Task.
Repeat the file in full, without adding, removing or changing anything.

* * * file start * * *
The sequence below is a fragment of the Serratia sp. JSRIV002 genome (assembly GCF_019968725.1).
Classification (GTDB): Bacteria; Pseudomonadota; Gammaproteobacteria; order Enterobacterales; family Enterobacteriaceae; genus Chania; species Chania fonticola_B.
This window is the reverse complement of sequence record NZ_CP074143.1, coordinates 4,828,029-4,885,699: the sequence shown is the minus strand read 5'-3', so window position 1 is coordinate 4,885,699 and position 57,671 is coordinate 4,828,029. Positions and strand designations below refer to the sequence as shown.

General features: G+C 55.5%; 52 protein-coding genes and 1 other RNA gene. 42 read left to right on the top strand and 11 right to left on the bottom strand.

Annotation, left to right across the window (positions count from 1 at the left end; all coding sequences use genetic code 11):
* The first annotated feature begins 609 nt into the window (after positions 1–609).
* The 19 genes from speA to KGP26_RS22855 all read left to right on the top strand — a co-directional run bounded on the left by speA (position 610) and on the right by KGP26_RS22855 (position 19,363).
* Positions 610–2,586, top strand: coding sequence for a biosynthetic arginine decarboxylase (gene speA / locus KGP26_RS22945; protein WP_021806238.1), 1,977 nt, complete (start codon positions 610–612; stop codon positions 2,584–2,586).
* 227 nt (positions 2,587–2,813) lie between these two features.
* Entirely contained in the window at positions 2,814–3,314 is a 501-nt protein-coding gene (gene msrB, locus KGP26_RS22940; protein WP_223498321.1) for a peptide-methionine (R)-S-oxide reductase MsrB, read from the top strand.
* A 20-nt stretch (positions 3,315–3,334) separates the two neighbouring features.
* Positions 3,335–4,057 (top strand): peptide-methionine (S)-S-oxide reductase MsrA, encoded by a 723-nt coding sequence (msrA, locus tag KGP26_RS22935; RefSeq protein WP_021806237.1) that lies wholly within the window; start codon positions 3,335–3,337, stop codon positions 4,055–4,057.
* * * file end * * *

The sequence below is a fragment of the Serratia sp. JSRIV002 genome (assembly GCF_019968725.1).
Classification (GTDB): Bacteria; Pseudomonadota; Gammaproteobacteria; order Enterobacterales; family Enterobacteriaceae; genus Chania; species Chania fonticola_B.
This window is the reverse complement of sequence record NZ_CP074143.1, coordinates 4,828,029-4,885,699: the sequence shown is the minus strand read 5'-3', so window position 1 is coordinate 4,885,699 and position 57,671 is coordinate 4,828,029. Positions and strand designations below refer to the sequence as shown.

General features: G+C 55.5%; 52 protein-coding genes and 1 other RNA gene. 42 read left to right on the top strand and 11 right to left on the bottom strand.

Annotation, left to right across the window (positions count from 1 at the left end; all coding sequences use genetic code 11):
* The first annotated feature begins 609 nt into the window (after positions 1–609).
* The 19 genes from speA to KGP26_RS22855 all read left to right on the top strand — a co-directional run bounded on the left by speA (position 610) and on the right by KGP26_RS22855 (position 19,363).
* Positions 610–2,586, top strand: coding sequence for a biosynthetic arginine decarboxylase (gene speA / locus KGP26_RS22945; protein WP_021806238.1), 1,977 nt, complete (start codon positions 610–612; stop codon positions 2,584–2,586).
* 227 nt (positions 2,587–2,813) lie between these two features.
* Entirely contained in the window at positions 2,814–3,314 is a 501-nt protein-coding gene (gene msrB, locus KGP26_RS22940; protein WP_223498321.1) for a peptide-methionine (R)-S-oxide reductase MsrB, read from the top strand.
* A 20-nt stretch (positions 3,315–3,334) separates the two neighbouring features.
* Positions 3,335–4,057 (top strand): peptide-methionine (S)-S-oxide reductase MsrA, encoded by a 723-nt coding sequence (msrA, locus tag KGP26_RS22935; RefSeq protein WP_021806237.1) that lies wholly within the window; start codon positions 3,335–3,337, stop codon positions 4,055–4,057.